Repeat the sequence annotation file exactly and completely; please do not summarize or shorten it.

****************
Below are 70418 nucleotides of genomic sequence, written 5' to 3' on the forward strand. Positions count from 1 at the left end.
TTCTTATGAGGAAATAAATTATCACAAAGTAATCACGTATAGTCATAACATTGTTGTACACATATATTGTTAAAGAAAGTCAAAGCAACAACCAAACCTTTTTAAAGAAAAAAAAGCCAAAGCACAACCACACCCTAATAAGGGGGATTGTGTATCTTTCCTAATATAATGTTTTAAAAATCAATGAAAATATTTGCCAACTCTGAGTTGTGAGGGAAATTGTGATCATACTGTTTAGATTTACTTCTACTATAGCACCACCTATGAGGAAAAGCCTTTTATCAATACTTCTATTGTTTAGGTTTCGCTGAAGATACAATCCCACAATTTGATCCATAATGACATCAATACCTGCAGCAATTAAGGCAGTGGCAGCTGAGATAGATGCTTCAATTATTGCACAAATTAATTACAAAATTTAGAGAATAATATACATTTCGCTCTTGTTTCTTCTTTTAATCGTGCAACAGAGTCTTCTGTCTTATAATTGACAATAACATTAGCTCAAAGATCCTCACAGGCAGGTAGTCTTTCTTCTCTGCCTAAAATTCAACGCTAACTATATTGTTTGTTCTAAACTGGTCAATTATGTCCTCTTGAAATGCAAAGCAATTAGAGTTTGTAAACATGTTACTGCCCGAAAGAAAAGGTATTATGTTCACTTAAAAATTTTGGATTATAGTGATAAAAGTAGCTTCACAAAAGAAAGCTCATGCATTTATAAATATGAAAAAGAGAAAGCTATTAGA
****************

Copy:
Below are 70418 nucleotides of genomic sequence, written 5' to 3' on the forward strand. Positions count from 1 at the left end.
TTCTTATGAGGAAATAAATTATCACAAAGTAATCACGTATAGTCATAACATTGTTGTACACATATATTGTTAAAGAAAGTCAAAGCAACAACCAAACCTTTTTAAAGAAAAAAAAGCCAAAGCACAACCACACCCTAATAAGGGGGATTGTGTATCTTTCCTAATATAATGTTTTAAAAATCAATGAAAATATTTGCCAACTCTGAGTTGTGAGGGAAATTGTGATCATACTGTTTAGATTTACTTCTACTATAGCACCACCTATGAGGAAAAGCCTTTTATCAATACTTCTATTGTTTAGGTTTCGCTGAAGATACAATCCCACAATTTGATCCATAATGACATCAATACCTGCAGCAATTAAGGCAGTGGCAGCTGAGATAGATGCTTCAATTATTGCACAAATTAATTACAAAATTTAGAGAATAATATACATTTCGCTCTTGTTTCTTCTTTTAATCGTGCAACAGAGTCTTCTGTCTTATAATTGACAATAACATTAGCTCAAAGATCCTCACAGGCAGGTAGTCTTTCTTCTCTGCCTAAAATTCAACGCTAACTATATTGTTTGTTCTAAACTGGTCAATTATGTCCTCTTGAAATGCAAAGCAATTAGAGTTTGTAAACATGTTACTGCCCGAAAGAAAAGGTATTATGTTCACTTAAAAATTTTGGATTATAGTGATAAAAGTAGCTTCACAAAAGAAAGCTCATGCATTTATAAATATGAAAAAGAGAAAGCTATTAGA